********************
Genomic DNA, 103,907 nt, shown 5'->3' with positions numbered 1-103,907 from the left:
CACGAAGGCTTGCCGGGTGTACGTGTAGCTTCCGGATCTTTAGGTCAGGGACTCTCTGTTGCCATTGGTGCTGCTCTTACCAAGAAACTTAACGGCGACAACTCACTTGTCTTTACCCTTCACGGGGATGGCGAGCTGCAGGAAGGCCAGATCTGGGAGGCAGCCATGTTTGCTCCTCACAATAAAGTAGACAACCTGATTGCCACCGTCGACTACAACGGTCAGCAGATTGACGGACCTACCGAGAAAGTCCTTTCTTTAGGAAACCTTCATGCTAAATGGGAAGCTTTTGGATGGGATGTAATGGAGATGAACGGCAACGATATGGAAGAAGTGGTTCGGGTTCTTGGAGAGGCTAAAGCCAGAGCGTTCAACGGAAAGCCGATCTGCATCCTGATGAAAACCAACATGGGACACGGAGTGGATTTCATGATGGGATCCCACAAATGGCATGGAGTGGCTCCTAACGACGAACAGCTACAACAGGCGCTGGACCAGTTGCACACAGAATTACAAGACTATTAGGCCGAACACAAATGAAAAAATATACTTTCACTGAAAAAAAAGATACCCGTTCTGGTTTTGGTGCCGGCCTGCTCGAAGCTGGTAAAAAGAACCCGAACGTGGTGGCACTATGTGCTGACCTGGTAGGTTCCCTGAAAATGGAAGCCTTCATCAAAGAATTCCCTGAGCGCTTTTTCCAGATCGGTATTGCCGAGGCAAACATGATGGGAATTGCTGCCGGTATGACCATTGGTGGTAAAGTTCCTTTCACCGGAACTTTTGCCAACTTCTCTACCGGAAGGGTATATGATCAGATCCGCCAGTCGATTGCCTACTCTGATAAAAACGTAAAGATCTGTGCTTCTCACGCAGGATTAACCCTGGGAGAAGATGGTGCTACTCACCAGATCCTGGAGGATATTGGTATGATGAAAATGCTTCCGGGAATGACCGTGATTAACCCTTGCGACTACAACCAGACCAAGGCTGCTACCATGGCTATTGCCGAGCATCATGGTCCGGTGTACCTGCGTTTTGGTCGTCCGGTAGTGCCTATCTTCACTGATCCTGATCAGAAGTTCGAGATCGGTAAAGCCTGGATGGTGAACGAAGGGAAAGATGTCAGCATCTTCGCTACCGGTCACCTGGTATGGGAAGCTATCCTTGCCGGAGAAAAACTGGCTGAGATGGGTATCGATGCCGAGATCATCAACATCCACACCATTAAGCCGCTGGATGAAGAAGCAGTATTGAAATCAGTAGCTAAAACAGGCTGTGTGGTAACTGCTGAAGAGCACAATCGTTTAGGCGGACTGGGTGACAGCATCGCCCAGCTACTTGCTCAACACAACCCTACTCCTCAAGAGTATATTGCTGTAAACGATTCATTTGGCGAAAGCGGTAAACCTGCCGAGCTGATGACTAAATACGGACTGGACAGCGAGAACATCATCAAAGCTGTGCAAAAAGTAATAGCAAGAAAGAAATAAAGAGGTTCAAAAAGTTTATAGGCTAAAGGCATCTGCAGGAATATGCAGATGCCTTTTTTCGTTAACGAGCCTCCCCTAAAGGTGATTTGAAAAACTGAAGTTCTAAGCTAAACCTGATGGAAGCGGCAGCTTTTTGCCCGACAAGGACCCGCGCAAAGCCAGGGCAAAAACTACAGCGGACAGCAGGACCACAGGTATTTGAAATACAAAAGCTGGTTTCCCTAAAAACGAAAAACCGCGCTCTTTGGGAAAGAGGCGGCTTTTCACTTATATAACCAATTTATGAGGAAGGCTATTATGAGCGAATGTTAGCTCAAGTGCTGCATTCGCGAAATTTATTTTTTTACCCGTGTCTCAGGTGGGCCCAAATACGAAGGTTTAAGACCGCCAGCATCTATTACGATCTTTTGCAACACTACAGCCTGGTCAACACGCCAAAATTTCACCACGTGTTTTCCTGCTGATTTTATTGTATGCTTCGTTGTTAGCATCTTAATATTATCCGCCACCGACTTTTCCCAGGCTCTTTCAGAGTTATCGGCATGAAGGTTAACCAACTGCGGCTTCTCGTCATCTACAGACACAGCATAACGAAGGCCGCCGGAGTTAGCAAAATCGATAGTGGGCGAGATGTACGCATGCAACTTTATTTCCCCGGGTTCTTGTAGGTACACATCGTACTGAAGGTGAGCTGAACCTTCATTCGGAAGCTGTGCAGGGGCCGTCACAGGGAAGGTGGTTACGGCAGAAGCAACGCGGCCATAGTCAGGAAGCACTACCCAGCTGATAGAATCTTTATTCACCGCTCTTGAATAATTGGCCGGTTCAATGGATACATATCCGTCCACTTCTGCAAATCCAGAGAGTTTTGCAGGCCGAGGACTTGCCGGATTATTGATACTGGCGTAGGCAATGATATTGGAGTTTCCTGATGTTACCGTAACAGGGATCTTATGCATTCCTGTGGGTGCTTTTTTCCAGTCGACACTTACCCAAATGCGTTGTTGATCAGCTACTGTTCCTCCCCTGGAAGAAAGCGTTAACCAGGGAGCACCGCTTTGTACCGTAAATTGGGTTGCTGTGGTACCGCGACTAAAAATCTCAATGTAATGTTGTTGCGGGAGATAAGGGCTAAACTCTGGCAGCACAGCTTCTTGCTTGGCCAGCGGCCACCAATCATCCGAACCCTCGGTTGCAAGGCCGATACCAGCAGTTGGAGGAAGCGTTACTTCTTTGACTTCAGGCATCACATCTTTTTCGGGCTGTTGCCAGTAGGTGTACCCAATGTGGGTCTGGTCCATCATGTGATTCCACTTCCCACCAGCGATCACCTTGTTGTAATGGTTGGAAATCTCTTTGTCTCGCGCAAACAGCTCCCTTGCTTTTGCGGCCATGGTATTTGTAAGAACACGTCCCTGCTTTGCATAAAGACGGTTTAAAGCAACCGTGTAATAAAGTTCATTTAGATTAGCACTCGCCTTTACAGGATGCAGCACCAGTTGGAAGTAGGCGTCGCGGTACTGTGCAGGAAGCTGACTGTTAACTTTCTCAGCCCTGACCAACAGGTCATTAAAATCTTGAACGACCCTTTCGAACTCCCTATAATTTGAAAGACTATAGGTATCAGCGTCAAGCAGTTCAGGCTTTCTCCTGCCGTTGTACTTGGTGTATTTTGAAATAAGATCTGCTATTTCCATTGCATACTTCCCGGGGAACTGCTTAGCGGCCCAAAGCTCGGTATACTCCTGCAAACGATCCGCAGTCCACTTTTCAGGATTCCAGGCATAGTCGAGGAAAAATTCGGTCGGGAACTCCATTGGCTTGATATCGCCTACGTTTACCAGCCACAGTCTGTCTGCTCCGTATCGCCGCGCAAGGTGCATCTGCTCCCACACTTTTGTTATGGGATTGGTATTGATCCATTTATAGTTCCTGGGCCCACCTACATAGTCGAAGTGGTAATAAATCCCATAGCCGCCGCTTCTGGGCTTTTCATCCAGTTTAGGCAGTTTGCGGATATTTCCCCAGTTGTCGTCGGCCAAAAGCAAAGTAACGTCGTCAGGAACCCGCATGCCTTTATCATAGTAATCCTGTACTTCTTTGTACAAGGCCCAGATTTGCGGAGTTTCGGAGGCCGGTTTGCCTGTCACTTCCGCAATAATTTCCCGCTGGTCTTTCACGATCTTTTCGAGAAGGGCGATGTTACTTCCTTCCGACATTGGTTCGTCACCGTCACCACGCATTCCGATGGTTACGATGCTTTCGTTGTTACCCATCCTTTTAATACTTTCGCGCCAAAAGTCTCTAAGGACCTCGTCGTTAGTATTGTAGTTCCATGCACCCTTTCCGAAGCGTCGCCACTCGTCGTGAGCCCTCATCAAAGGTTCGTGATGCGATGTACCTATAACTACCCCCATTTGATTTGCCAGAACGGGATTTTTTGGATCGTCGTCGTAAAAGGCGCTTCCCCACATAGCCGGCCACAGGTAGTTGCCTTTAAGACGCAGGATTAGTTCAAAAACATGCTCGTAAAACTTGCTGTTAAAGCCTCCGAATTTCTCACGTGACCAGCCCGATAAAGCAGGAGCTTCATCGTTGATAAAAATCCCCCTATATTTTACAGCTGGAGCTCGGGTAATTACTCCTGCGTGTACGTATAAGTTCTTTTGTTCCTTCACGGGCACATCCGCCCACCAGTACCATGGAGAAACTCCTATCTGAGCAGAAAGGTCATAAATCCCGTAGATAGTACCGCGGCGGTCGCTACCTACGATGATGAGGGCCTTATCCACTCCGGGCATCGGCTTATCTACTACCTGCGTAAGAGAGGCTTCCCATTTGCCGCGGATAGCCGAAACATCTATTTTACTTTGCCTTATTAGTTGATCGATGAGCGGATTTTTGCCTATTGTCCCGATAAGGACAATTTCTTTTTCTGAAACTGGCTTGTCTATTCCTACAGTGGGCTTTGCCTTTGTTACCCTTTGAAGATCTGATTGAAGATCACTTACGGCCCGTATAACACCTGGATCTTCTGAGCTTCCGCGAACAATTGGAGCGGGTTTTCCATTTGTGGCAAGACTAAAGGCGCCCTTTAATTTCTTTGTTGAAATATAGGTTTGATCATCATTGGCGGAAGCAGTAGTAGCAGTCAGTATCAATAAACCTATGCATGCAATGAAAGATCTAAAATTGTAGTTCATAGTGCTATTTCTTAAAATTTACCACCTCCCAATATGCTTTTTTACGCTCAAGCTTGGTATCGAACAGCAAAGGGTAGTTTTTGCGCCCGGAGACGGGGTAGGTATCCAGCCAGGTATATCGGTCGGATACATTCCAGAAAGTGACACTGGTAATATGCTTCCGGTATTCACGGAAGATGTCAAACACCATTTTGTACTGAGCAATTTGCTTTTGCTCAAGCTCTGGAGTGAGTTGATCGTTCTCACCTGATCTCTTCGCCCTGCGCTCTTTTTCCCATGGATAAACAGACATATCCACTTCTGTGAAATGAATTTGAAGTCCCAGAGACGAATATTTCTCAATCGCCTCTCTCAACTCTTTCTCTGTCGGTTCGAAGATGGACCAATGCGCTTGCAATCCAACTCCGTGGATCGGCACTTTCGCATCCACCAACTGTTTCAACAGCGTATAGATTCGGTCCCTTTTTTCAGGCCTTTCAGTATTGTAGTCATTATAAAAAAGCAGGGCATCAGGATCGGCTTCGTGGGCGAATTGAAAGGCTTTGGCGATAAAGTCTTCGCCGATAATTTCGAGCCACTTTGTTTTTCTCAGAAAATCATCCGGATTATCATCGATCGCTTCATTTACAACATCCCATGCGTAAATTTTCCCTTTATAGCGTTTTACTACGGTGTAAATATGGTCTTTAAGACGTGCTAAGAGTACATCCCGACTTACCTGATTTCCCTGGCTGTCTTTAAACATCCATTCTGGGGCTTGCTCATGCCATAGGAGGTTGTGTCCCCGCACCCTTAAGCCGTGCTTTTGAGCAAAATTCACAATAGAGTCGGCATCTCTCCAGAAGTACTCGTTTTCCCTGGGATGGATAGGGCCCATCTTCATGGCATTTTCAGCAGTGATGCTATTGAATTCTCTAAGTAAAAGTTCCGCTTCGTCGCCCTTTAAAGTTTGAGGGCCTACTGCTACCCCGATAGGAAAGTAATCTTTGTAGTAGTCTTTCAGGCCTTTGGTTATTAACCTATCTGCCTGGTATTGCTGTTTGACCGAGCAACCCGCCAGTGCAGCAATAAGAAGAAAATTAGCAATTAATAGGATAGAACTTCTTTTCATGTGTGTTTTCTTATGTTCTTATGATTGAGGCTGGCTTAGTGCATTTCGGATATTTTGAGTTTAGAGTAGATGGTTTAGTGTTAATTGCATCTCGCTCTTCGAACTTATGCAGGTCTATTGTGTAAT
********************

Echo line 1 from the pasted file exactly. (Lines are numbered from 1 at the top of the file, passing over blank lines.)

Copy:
Genomic DNA, 103,907 nt, shown 5'->3' with positions numbered 1-103,907 from the left: